Rendell tells Occupy Philly protesters to go home and start voting

    Some morsels from political junkies to the rest of us …

    I’m sure you don’t have the patience to watch every Republican presidential debate, so here’s a couple of takes from those who do.

    Maggie Haberman of Politico.com has six takeaways from last night’s exchange—including the observation that Newt Gingrich is now reduced to saying Democratic congressional leaders should face criminal charges for their work on financial reform.

    And John Baer of the Philadelphia Daily News has some musings, including the notion that plain-talking pizza magnate Herman Cain could end up being Mitt Romney’s vice-presidential running mate:

    I know Romney/Cain sounds like something you’d rub into sore joints, but it might just be the prescription Republicans are looking for.”

    Political writers love lists, and Politico has given us the Ten Key Bellwether House Races for 2012—those which will tell us whether Democrats have a shot at re-taking the chamber, or if Republicans will strenghten their hold.

    Among the 10 key races is Pennsylvania’s Eight Congressional, the Bucks county seat that Republican Mike Fitzpatrick and Democrat Patrick Murphy have been battling over since Warren Harding was president.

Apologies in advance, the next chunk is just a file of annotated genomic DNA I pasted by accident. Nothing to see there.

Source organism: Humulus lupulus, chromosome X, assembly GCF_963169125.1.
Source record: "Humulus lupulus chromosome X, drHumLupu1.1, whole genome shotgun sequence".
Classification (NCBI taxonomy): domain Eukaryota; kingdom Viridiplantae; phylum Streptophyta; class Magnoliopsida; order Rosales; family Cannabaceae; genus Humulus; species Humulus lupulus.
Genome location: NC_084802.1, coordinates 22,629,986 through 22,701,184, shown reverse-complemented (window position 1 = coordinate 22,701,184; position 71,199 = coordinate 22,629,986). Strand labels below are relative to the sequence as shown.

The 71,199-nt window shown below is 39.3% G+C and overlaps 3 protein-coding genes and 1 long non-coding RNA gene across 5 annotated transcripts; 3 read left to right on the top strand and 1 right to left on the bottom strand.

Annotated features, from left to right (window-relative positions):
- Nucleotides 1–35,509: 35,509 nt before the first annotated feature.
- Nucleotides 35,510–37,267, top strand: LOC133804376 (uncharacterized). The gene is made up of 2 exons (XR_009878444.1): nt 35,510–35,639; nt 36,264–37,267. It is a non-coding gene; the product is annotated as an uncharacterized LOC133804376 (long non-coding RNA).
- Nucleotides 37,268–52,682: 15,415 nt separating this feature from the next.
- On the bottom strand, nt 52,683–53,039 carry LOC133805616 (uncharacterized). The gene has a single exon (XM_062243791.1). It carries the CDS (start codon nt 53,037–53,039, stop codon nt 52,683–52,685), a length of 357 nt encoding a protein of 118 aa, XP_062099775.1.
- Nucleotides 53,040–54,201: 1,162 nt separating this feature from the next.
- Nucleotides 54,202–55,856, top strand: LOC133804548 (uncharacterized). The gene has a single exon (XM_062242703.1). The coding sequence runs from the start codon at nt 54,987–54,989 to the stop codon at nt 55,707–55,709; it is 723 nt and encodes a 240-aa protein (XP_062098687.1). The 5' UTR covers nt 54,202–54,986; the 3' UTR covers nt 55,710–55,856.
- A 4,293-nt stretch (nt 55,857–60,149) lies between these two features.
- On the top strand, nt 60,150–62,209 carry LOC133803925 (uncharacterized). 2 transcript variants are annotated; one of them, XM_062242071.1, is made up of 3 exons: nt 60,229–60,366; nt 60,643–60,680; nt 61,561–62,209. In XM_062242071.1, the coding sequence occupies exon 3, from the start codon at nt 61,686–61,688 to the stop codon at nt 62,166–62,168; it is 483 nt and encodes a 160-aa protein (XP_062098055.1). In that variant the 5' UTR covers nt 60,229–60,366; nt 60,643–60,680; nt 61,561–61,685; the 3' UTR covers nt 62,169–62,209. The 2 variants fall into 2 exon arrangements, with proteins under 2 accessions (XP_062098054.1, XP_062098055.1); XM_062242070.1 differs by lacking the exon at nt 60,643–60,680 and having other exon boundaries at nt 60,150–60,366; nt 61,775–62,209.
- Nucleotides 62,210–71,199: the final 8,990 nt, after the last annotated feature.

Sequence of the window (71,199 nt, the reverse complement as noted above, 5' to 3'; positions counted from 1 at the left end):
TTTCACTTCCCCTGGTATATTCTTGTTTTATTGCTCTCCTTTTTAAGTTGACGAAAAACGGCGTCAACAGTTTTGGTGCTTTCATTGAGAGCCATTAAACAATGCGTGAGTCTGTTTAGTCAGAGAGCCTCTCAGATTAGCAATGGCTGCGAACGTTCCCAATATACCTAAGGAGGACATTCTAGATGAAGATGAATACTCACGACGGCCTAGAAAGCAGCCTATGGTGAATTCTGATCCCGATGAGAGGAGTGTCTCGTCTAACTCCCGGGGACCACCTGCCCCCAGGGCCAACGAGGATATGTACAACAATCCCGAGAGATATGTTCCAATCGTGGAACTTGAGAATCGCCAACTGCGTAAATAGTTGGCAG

I wonder if Politico has this right. Fitzpatrick is well-known and has a history as a local official in the district, and it won’t be competitive if the Democrats don’t field a strong candidate.

    It won’t be Murphy, who’s committed himself to running for state Attorney General (a launching pad to run for governor if gets it), and it looks like he isn’t turning back. He just announced he’s raised $1 million toward that effort.

    And finally, we have former Pa. Gov. Ed Rendell sounding off about the Occupy Philly protestors to conservative radio talker Laura Ingraham.

    Rendell says the idea that the occupiers might stay until December is “silly,” and he gives them some advice: “Now get on with your lives, and if you really care about this stuff, organize at the ballot box.”

    Like who? “The tea party folks understood how to make change in 2010. They got out and voted.” There’s more. Listen here.

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